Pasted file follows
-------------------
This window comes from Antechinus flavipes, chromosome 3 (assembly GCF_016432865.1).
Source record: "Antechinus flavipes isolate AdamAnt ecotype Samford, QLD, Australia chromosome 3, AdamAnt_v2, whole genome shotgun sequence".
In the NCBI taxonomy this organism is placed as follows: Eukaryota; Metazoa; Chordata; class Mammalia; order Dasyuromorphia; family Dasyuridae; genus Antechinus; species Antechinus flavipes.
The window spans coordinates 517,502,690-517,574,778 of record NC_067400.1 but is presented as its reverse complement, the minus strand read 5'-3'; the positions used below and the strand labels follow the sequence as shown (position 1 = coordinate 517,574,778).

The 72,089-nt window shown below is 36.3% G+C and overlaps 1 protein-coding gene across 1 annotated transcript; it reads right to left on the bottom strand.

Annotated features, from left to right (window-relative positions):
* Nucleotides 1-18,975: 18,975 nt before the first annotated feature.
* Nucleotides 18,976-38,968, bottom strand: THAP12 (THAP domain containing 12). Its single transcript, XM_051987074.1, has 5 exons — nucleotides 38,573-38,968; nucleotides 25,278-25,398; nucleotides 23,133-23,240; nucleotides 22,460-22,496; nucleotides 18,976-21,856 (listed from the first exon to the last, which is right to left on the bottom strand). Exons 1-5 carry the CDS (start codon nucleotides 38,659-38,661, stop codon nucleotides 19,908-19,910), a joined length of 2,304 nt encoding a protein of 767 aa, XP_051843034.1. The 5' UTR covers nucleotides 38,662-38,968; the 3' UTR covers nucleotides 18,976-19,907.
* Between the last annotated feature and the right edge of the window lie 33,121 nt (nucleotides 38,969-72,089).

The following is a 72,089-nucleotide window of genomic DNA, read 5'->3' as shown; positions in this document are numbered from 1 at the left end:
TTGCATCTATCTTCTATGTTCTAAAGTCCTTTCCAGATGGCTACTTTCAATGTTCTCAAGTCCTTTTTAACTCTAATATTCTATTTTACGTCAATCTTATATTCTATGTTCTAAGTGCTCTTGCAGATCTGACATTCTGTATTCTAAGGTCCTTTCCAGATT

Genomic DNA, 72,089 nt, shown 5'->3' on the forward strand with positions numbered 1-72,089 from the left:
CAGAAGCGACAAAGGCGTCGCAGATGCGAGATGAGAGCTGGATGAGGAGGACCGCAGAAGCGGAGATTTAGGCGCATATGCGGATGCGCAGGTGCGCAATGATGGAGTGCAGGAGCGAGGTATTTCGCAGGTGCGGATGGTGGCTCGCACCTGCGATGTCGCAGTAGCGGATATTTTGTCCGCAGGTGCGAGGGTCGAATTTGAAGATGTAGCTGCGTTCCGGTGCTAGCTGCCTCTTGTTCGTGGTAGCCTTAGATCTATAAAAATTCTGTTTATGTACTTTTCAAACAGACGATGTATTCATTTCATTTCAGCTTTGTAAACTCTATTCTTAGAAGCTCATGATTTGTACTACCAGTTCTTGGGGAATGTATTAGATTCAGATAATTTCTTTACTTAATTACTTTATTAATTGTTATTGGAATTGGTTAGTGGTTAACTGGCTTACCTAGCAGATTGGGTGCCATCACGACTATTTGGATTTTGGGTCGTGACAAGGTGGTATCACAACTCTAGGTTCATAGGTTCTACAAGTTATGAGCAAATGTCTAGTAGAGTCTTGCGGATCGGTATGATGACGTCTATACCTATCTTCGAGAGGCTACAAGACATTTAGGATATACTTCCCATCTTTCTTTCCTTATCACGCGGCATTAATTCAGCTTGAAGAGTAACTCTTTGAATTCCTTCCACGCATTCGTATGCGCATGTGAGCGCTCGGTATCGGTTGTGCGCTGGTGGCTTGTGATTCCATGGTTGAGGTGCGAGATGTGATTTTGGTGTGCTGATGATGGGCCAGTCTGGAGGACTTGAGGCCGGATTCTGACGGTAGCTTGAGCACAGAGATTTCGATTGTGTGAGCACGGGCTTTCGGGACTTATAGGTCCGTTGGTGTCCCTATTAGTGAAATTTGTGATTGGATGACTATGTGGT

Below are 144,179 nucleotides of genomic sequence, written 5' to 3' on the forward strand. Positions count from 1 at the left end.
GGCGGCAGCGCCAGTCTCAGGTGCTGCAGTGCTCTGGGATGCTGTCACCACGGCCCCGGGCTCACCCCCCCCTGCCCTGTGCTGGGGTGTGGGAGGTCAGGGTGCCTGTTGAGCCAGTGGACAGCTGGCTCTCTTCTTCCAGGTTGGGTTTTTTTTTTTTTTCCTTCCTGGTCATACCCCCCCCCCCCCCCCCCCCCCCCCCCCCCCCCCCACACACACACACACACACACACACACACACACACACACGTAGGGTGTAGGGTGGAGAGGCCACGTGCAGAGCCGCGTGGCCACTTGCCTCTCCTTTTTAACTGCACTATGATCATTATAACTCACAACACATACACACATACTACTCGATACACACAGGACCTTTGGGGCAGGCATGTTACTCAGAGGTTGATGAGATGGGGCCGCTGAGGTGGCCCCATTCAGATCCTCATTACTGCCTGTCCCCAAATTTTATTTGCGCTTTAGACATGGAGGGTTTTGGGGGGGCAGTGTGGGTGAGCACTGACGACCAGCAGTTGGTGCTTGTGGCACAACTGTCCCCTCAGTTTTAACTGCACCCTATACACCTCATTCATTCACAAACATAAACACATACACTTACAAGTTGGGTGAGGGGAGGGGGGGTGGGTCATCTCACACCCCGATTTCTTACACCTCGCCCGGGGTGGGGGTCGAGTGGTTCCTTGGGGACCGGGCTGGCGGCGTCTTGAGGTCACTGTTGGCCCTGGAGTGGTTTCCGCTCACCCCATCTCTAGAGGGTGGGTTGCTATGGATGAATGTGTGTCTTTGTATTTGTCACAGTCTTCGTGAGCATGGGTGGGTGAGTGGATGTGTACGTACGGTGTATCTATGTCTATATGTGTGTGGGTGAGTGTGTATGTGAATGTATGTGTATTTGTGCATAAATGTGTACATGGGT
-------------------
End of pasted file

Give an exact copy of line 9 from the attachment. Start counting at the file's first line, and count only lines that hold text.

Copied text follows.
* Between the last annotated feature and the right edge of the window lie 33,121 nt (nucleotides 38,969-72,089).